Miller and Mobbs's plan was to develop Commodore Heights, subdividing parts of it for waterfront sites where purchasers could erect their weekend villas. There was, however, a major problem of access. Commodore Heights, while accessible by water, could not be reached by land except through Ku-ring-gai Chase, where there was no road. Early in 1919 Miller, without permission, began to construct a road through the Chase towards Commodore Heights, but when the Chase trustees learned of this they quickly put a stop to it. Nevertheless, Miller did not abandon his plans and in the early 1920s he offered a parcel of land at Flint & Steel Bay to New Zealand-born Eardley Henderson 'Mac' McGaw, on condition that he build a house there which would serve to attract other investors. McGaw leapt at the opportunity and set to work, using local materials as far as possible and bringing in the rest by rowing boat from Brooklyn.

In 1925 another surveyor, Sydney William Stokes, joined the development syndicate and soon took over its management. Stokes campaigned hard for the dedication of a public road from Terrey Hills to Commodore Heights, and, despite opposition from the Ku-ring-gai Chase Trust, he eventually persuaded the Lands Department and Warringah Shire Council to agree to his proposal. In 1927 land was resumed from the Chase and road construction began.

Flushed with success, Stokes, acting through Miller and Mobbs, applied to have Commodore Heights converted to Torrens Title in order to ease the process of subdivision. When this took place in late 1928, Stokes became the proprietor of the entire estate apart from three small lots at Flint & Steel Bay, one of which went jointly to Miller and Mobbs, one to Stokes' wife, Louisa, and the other to 'Mac' McGaw who, by that stage, had built a serviceable house which he and his wife, Minna, were intending to run as a guest house.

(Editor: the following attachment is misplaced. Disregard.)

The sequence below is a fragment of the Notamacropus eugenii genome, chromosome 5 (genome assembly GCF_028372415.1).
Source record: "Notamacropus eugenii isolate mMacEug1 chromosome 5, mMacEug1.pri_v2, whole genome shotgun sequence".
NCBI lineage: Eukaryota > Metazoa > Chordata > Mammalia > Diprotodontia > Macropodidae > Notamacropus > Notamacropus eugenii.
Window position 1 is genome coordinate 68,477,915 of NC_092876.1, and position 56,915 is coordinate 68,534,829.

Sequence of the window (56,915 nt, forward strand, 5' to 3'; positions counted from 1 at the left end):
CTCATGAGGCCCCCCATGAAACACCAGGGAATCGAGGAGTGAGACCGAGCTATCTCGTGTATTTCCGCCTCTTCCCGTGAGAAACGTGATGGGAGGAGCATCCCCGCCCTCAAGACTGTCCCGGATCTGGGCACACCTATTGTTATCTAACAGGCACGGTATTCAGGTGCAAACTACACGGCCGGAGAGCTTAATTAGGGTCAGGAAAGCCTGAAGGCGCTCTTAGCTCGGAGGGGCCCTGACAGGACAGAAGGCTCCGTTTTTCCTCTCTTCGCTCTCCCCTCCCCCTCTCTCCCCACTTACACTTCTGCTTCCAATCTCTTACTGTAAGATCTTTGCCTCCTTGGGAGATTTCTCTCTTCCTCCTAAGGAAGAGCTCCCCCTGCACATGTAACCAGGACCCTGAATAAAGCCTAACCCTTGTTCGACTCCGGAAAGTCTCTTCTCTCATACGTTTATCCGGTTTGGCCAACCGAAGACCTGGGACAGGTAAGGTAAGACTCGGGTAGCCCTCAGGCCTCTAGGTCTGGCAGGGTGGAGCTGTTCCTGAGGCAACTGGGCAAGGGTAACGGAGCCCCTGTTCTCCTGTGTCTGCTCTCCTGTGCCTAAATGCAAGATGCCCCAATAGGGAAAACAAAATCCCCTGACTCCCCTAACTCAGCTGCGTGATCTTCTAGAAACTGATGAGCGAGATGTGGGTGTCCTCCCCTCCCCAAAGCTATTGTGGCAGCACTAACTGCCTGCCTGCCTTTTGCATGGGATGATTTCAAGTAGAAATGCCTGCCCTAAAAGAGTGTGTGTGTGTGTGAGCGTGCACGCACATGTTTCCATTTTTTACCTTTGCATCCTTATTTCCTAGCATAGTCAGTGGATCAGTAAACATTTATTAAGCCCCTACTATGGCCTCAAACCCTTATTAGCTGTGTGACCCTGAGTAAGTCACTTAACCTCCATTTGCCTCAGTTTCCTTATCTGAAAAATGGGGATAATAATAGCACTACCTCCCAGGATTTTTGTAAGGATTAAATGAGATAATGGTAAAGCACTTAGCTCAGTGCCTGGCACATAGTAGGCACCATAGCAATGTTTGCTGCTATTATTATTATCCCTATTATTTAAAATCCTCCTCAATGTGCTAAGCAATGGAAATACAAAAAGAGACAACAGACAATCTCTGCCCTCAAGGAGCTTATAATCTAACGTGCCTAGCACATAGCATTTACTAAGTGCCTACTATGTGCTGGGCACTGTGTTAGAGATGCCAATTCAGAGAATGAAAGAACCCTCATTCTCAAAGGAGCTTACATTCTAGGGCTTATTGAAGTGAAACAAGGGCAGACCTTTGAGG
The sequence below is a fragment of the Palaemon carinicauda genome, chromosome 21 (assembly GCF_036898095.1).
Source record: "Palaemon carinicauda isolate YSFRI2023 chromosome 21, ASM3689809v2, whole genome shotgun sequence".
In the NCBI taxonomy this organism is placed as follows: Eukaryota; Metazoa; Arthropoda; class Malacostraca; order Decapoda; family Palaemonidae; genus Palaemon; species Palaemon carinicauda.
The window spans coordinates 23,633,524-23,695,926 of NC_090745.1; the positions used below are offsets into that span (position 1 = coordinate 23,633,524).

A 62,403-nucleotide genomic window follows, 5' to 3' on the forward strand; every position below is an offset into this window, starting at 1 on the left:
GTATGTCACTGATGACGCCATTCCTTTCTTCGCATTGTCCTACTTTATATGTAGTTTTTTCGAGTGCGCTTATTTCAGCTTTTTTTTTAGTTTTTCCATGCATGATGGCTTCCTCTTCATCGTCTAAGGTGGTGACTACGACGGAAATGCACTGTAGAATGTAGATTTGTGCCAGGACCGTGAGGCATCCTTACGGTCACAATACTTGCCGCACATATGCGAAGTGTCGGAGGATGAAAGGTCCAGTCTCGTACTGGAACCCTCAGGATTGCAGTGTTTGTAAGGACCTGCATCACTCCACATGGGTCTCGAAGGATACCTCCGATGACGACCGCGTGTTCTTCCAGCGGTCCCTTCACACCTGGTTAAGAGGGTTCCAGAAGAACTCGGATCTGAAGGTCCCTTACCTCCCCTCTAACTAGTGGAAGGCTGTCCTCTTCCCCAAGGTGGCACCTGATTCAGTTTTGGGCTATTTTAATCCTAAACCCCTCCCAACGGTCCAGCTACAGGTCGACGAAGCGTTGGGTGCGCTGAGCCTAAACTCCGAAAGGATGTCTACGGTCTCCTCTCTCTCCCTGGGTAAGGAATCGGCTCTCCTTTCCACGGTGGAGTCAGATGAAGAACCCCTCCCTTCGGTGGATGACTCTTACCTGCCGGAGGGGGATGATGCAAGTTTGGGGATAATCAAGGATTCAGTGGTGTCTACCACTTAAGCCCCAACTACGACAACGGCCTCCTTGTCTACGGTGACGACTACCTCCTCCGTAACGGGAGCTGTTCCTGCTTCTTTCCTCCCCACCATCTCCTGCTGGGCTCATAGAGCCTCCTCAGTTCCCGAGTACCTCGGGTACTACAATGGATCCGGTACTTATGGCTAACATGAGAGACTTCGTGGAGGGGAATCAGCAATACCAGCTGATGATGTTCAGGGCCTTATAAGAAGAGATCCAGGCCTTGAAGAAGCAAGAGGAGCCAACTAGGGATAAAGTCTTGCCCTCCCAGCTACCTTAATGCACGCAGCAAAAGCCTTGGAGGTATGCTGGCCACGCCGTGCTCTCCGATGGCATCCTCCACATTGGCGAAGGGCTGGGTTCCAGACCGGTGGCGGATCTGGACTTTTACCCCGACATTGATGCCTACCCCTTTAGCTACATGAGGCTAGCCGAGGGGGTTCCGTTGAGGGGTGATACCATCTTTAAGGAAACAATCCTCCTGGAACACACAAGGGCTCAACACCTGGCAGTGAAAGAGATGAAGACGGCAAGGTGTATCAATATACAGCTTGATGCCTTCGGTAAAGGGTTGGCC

Stokes, however, had other ideas for his portion. Almost immediately after gaining title to almost all of Commodore Heights he offered it for sale, promoting it as being 'admirably suited for Development into a select Waterside Resort and Country Club.' Unfortunately for him, no purchaser came forward. In 1929 a second attempt at selling portrayed what Stokes now called the Riviera Estate as an opportunity for someone to make £1 million out of it 'by correct handling.' The result, however, was the same.

Thinking that a new approach was needed, in 1931 Stokes and others established the Riviera Co-operative Country Club which proposed to subdivide the estate into 250 residential lots plus a golf course, casino and other resort facilities. A glowing prospectus was issued for 'The Beautiful Riviera' but, in a country still in the grip of the Great Depression, no investors were to be found, apart from three individuals who purchased small plots at Flint & Steel Bay where the McGaw house was still growing, as it was to continue to grow for the next 30 years.